Big Data, Fast Data: The Need for In-Memory Database Technology
Date: This event took place live on June 25 2014
Presented by: Michael Stonebraker, Scott Jarr
Duration: Approximately 60 minutes.
Questions? Please send email to
Today's data is big. But it's also fast. It comes in unrelenting, blazingly fast streams from mobile devices, M2M, the Internet of Things, social media and beyond in the form of observations, log records, interactions, sensor readings, clicks, game play, and similar events that happen hundreds to millions of times per second.
Interacting with fast data is a fundamentally different process than interacting with big data that is at rest. And few businesses have the ability to extract the value of that data when it matters most — at the moment it arrives — because traditional database technology simply hasn't kept pace.
Dr. Michael Stonebraker, Professor at MIT and co-founder of VoltDB, has long held the belief that, without the right database architecture in place, today's organizations run the risk of being left behind in a world that's smarter and faster than what legacy systems can handle.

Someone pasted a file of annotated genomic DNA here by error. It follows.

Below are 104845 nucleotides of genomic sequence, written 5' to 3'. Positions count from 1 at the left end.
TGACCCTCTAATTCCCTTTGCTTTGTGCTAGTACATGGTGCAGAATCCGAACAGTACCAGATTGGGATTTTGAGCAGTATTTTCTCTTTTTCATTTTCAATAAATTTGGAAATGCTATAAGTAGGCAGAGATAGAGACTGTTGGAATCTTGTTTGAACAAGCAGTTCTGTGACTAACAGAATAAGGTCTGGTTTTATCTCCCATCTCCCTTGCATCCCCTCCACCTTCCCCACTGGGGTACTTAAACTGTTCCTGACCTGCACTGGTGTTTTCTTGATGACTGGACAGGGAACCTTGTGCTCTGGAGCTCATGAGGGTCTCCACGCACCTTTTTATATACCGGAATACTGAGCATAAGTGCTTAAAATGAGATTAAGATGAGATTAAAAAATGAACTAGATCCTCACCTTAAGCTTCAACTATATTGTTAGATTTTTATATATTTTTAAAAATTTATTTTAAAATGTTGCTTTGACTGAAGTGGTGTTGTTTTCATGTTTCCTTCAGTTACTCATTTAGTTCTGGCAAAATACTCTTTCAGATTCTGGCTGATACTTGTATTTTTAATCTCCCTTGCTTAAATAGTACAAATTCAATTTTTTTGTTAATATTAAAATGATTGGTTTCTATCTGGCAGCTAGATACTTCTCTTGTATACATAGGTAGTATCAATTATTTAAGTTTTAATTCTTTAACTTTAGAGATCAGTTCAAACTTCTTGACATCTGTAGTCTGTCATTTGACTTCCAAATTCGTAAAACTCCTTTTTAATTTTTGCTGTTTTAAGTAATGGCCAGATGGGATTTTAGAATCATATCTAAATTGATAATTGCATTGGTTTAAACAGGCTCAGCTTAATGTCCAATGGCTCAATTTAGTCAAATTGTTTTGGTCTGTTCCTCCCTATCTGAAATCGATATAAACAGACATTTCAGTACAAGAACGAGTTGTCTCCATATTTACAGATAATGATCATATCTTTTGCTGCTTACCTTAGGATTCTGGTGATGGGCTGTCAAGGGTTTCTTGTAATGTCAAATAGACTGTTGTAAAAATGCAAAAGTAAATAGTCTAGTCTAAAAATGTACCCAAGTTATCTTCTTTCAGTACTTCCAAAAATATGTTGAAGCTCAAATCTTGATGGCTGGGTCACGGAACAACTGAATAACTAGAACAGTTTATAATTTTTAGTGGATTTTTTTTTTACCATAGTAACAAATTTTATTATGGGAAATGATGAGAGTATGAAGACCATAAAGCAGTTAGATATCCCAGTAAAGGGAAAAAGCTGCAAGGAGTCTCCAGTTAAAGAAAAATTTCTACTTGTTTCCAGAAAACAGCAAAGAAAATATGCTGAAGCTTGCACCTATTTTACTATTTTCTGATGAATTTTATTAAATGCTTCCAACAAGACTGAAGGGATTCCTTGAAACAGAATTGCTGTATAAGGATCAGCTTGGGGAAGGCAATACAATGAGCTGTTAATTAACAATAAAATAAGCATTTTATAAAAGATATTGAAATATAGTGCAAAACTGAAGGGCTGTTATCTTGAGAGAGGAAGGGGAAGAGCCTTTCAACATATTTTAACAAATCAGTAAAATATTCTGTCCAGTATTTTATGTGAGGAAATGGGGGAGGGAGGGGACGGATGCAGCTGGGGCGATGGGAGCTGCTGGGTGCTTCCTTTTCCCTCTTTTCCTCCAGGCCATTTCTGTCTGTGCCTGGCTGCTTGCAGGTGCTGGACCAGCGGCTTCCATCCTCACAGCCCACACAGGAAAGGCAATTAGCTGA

And now the rest of the world is catching up, with technologists realizing that the whole "data economy" is transforming, with a very important distinction between the two major ways in which we interact with data. This unique dynamic is driving innovation and adoption of new technologies at an unbelievable pace — and causing a huge change in the way companies manage data.
In this webcast, Scott Jarr, co-founder and chief strategy officer at VoltDB, will discuss the new corporate data architecture — and the necessary technology components for facing this data management challenge.
And then database pioneer Dr. Michael Stonebraker will share his "one-size-never-fits-all" perspective for developing the ideal architecture for managing — and maximizing the value of — fast, big data in your organization.
Don't be left behind — join Scott Jarr and Mike Stonebraker for this informative, interactive introduction to in-memory database technology.
About Michael Stonebraker